Is the Accelerated Patent Process Right for You?

Accelerated Patent ProcessFor those innovators who might not be able to hold out for a two year patent process, the government is offering a fairly new alternative to the traditional method.  As of August 2006 the United States Patent and Trademark Office (USPTO) is offering potential patent holders an accelerated examination program that could cut wait times by up to 75 percent.  While this program provides a faster patent, the application process requires the applicant to be more specific and accurate about their invention.

The first patent granted under this new government program was to Brother International, Ltd. for a printer ink gauge.  The application was submitted September 29, 2006 and the patent issued only six months later on March 13, 2007.  This was a quarter of the time usually required to receive a patent.

Jon Dudas, Undersecretary of Commerce for Intellectual Property, said that accelerated examination allows innovators in any technology a patent review and decision within 12 months.  In return for a faster patent decision, the agency expects the applicant to provide a better application and process, Dudas said.

This should be no problem for those with truly innovative ideas and a drive to get results relatively quickly.

 According to a press release from the USPTO, "Any invention that is new, useful, non-obvious, and which is accompanied by a written description disclosing how to make and use it can be patented."  This is no new news to inventors.  Where the requirements differ slightly is that those seeking patents must prove that their idea is new and non-obvious (known as "prior art") in the accelerated examination application, the press release said.

In the standard patent process, inventors are only required to provide prior art related to their idea of which they are aware.  The USPTO would then do their own search and identify any prior art that would make the invention not patentable.  In the new program, inventors are required to search and provide reference to all prior art with their application.  They also must explain what the prior art taught them and why their invention is different.  This significantly speeds up the patent issuing process for the USPTO.

Ultimately, the choice one makes about whether or not to use the accelerated patent process depends on the amount of time and work the inventor is willing to put in to applying.  An extremely thorough application is required, as is a better description of the invention and prior, related inventions.  While the process might seem lengthy and overwhelming for some, others might consider it a great opportunity to get a quality patent in less time.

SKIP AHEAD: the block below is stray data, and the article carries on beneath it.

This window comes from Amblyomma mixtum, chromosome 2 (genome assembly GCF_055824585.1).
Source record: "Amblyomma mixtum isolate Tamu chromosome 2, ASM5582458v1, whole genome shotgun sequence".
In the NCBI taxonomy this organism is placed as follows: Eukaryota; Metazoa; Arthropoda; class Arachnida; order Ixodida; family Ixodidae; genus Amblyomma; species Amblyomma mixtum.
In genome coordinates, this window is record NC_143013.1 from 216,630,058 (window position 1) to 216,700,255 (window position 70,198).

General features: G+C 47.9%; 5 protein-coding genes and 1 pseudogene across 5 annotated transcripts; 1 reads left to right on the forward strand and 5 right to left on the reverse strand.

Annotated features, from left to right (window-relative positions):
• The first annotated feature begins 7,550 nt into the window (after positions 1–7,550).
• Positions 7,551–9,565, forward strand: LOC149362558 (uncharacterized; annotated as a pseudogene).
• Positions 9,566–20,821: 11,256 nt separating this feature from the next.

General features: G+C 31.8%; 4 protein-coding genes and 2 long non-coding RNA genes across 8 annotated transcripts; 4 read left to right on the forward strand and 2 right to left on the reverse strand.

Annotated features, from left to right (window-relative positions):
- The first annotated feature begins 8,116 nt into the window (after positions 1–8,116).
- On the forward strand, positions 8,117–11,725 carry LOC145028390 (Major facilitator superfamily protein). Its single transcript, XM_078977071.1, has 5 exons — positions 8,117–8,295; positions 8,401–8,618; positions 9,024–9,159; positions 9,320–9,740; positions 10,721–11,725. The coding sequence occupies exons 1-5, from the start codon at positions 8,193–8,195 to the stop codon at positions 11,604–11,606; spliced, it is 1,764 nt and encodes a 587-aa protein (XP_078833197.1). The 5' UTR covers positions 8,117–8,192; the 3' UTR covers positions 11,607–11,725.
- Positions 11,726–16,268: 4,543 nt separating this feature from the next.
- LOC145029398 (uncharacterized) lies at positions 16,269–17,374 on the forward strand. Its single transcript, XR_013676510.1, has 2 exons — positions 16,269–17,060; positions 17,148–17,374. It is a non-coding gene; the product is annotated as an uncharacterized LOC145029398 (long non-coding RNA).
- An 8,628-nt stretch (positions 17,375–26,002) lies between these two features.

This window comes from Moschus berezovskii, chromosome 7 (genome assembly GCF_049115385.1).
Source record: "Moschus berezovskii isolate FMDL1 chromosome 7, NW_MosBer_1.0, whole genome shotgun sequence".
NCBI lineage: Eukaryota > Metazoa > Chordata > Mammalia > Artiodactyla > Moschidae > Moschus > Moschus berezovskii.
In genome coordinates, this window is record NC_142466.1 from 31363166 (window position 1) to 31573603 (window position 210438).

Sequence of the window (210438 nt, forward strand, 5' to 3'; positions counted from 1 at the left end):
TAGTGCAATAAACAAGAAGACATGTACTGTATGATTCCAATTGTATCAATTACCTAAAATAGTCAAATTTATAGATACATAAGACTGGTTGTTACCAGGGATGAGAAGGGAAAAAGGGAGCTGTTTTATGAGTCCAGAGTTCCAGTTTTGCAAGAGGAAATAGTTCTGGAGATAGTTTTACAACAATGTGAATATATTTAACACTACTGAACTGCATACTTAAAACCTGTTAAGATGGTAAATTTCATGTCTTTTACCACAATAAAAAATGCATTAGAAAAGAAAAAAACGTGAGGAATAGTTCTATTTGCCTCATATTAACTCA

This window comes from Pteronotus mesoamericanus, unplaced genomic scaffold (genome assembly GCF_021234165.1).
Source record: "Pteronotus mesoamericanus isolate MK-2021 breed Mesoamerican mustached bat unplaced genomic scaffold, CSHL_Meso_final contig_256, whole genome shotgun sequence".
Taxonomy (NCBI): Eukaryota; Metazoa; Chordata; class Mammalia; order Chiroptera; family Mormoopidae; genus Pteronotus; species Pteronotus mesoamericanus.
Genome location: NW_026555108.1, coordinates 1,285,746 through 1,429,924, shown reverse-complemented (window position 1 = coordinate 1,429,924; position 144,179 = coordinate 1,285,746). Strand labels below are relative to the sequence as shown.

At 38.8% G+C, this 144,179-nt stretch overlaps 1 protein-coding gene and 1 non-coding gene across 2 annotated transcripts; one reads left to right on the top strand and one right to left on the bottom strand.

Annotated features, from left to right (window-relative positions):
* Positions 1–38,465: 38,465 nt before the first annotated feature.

Those considering the accelerated examination program to pursue their patent should definitely research the procedu For those innovators who might not be able to hold out for a two year patent process, the government is offering a fairly new alternative to the traditional method.  As of August 2006 the United States Patent and Trademark Office (USPTO) is offering potential patent holders an accelerated examination program that could cut wait times by up to 75 percent.  While this program provides a faster patent, the application process requires the applicant to be more specific and accurate about their invention.

The first patent granted under this new government program was to Brother International, Ltd. for a printer ink gauge.  The application was submitted September 29, 2006 and the patent issued only six months later on March 13, 2007.  This was a quarter of the time usually required to receive a patent.

Jon Dudas, Undersecretary of Commerce for Intellectual Property, said that accelerated examination allows innovators in any technology a patent review and decision within 12 months.  In return for a faster patent decision, the agency expects the applicant to provide a better application and process, Dudas said.

This should be no problem for those with truly innovative ideas and a drive to get results relatively quickly.

 According to a press release from the USPTO, "Any invention that is new, useful, non-obvious, and which is accompanied by a written description disclosing how to make and use it can be patented."  This is no new news to inventors.  Where the requirements differ slightly is that those seeking patents must prove that their idea is new and non-obvious (known as "prior art") in the accelerated examination application, the press release said.

In the standard patent process, inventors are only required to provide prior art related to their idea of which they are aware.  The USPTO would then do their own search and identify any prior art that would make the invention not patentable.  In the new program, inventors are required to search and provide reference to all prior art with their application.  They also must explain what the prior art taught them and why their invention is different.  This significantly speeds up the patent issuing process for the USPTO.

Ultimately, the choice one makes about whether or not to use the accelerated patent process depends on the amount of time and work the inventor is willing to put in to applying.  An extremely thorough application is required, as is a better description of the invention and prior, related inventions.  While the process might seem lengthy and overwhelming for some, others might consider it a great opportunity to get a quality patent in less time.

Those considering the accelerated examination program to pursue their patent should definitely research the procedure to ensure that it is right for them.  The USPTO web site has official guidelines and applications available to those interested.